Bloomberg to Washington: “Drop Dead”

I just can’t bring myself to doing the usual “This Week in Climate News” roundup today, since the subject has a Groundhog Day quality to it that gets tedious after a while.  How often can you take note of the mania that causes adults to repeat themselves long after everyone has stopped listening, like this UN chap who said this week that climate change will lead to more wars and conflict, and will increase the scale of natural disasters “exponentially”?

But this story about New York City Mayor Michael Bloomberg’s latest foray into environmental correctness really takes the biscuit, as Bertram Wilberforce Wooster might say.  Bloomberg has coughed up $50 million for the Sierra Club’s anti-coal campaign, which the new SC executive director Michael Brune called a “game changer.”  Can’t we come up with a new cliché to replace the tired “game-changer”?  I can’t imagine another $50 million down the climate campaign rat hole will change any game, unless the game being played is lawn bowling on valium.  (The Environmental Defense Fund spent north of $300 million lobbying for cap and trade.  Their donors would have done better investing in sub-prime mortgages.)

What’s notable isn’t Bloomberg’s lending his name and cash to the usual politically correct cause, but where he decided to announce the new frontier of his benevolence: at a press conference staged on a boat in the Potomac River between Washington DC and Alexandria, Virginia, in front of Alexandria’s coal-fired power plant that supplies electricity to northern Maryland, Virginia, and Washington DC.  Wonder what Washington’s new major, Vincent Gray, thought about Bloomberg appearing in Washington to do this.   Weren’t there any coal-fired power plants closer to New York City?  Does the Alexandria plant, as opposed to dozens of upwind plants in the northeast, actually affect New York City?  Will New York city suffer power shortages if the plant shuts down?  Methinks DC ought to start shipping clandestine supplies of transfats and salt to the Big Apple just to get even.  Or perhaps DC mayor Gray, or Governor Jerry Brown, ought to hold press conferences in the streets of Manhattan denouncing the financial industry’s credit policies toward states and municipalities, and demand that those banks be shut down.  Bloomberg might have a thing or two to say about that.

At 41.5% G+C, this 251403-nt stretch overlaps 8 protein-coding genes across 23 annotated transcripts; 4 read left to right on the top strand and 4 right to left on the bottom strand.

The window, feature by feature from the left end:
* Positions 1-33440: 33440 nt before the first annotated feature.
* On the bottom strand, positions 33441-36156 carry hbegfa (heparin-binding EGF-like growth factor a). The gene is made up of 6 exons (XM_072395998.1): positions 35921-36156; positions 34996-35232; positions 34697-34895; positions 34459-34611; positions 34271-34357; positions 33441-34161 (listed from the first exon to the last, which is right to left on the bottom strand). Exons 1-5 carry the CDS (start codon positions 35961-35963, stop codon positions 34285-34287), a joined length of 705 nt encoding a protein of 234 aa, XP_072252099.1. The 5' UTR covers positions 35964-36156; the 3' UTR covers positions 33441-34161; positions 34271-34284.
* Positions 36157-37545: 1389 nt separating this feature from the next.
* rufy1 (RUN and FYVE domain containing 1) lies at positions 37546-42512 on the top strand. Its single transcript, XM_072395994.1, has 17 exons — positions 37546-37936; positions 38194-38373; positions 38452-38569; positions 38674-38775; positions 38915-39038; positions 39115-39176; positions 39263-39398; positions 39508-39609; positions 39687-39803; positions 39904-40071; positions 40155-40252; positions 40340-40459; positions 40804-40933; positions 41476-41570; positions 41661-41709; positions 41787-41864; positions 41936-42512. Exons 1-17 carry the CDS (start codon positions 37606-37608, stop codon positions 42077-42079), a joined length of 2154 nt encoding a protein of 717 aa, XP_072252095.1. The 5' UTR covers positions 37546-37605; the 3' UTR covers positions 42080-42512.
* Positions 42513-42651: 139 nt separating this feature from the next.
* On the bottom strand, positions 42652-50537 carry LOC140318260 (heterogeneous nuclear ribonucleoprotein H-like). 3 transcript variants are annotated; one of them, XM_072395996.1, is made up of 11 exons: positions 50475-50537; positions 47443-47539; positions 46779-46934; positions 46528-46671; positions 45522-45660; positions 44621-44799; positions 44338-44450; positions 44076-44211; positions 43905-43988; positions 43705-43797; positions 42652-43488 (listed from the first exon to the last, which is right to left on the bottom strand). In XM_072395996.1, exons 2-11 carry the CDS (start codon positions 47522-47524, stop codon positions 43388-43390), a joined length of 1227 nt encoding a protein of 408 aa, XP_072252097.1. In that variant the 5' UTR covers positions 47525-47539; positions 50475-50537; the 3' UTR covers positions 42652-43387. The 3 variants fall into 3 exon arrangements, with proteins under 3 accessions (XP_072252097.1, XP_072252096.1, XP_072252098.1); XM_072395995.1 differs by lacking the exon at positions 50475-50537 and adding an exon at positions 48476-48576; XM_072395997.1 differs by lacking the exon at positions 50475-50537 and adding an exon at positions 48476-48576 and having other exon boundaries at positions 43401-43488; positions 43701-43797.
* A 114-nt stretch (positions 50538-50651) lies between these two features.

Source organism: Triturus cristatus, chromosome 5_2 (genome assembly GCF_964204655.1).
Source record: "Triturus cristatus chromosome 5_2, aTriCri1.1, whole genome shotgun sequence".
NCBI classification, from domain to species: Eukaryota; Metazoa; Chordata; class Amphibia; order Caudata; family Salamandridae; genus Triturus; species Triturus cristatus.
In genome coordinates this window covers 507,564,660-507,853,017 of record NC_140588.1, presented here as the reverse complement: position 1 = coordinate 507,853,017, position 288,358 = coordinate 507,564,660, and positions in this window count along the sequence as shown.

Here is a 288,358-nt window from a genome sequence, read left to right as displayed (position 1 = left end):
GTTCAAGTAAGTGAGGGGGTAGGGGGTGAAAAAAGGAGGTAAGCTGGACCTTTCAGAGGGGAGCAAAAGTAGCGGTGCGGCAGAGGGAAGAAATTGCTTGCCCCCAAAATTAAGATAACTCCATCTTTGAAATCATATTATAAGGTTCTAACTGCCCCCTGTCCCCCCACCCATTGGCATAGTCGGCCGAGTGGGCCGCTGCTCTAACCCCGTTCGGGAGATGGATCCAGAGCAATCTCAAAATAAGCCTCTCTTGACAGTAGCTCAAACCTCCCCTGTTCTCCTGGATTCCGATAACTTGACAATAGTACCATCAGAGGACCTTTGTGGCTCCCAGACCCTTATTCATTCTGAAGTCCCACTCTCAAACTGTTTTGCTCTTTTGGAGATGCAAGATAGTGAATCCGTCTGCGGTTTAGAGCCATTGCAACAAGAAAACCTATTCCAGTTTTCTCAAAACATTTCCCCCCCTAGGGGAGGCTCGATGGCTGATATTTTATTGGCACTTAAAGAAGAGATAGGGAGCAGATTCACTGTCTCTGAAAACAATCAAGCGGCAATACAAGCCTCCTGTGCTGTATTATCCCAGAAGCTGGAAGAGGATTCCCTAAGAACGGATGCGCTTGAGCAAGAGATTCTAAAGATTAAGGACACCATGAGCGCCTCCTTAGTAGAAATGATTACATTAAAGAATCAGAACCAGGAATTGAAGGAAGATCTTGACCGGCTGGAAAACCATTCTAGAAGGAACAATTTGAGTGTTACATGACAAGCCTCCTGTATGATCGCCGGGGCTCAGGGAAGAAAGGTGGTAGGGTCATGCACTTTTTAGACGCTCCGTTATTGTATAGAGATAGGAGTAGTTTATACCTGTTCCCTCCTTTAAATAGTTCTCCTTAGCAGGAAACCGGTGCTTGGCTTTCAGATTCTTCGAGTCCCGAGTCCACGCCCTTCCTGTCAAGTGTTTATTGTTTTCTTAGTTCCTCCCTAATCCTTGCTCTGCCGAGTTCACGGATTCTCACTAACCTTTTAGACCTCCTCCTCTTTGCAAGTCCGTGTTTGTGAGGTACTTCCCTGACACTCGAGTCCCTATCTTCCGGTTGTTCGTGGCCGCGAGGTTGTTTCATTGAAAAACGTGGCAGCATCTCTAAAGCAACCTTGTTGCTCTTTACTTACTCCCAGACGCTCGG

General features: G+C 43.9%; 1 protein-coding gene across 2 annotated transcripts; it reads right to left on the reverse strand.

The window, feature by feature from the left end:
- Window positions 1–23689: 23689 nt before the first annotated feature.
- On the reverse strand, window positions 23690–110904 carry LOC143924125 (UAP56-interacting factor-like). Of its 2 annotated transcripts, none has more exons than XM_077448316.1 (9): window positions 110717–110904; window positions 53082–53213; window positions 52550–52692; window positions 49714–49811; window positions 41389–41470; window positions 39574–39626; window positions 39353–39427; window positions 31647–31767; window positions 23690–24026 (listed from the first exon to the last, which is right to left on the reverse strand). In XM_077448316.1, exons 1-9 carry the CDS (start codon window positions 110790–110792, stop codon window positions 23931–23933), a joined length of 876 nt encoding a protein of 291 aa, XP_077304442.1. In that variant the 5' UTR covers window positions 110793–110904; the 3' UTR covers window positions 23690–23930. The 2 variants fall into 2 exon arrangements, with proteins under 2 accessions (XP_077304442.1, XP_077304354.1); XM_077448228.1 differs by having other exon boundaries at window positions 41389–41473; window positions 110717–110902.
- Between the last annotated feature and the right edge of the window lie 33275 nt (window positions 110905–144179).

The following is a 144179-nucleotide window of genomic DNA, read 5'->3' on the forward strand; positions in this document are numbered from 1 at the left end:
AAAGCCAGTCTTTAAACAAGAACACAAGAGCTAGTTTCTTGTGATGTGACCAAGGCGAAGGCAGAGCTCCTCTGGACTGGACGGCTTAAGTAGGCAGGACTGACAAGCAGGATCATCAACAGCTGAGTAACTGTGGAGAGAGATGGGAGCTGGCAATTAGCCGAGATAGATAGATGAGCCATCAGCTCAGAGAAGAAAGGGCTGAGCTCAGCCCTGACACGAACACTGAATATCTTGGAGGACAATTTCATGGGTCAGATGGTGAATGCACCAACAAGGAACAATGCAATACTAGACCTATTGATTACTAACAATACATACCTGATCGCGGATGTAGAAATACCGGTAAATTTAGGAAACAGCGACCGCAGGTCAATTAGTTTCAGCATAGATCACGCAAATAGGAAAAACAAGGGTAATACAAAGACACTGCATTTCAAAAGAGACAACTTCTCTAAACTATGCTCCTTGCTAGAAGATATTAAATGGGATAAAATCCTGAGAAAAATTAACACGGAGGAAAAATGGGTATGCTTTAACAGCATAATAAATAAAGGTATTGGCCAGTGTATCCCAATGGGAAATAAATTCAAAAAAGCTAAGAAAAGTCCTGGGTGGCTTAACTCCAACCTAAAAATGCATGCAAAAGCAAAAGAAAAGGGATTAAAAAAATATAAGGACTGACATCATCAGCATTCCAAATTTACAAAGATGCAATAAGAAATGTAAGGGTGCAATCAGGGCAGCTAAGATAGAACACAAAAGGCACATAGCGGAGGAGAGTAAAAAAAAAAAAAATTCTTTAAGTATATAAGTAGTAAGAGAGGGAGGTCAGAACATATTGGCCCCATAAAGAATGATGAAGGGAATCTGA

And what great timing: denouncing a power plant in the midst of a heat wave that is straining the electrical grid.  Mirant, the plant’s owner, had voluntarily scaled back the plant a few years ago in response to data about its emissions (which were nonetheless in full compliance with Clean Air Act standards), a precursor to shutting it down completely in the fullness of time.  But a 2005 news story about this move notes, “While there is enough excess production in the network to cover the loss of Mirant’s 482 megawatts, it leaves the Capitol without a safety net. If there is a heat wave (above 96° F) or other disaster, the grid could falter.”  Thus it was not surprising that local government leaders asked Mirant not to close the plant down completely, but instead demanded that Mirant spend a pile of dough to install new pollution control equipment.  But these abatement measures are all for conventional air pollutants—sulfur dioxide and particulates, mainly—while the Sierra Club wants to shut down the plant because of its carbon dioxide emissions, as there is no control technology to reduce CO2 emissions. I say let New York City promise to provide the replacement power to the Beltway, at the same price, if the plant shuts down.  That would be a “game changing” way to put your money where your big mouth is, Mr. Mayor.


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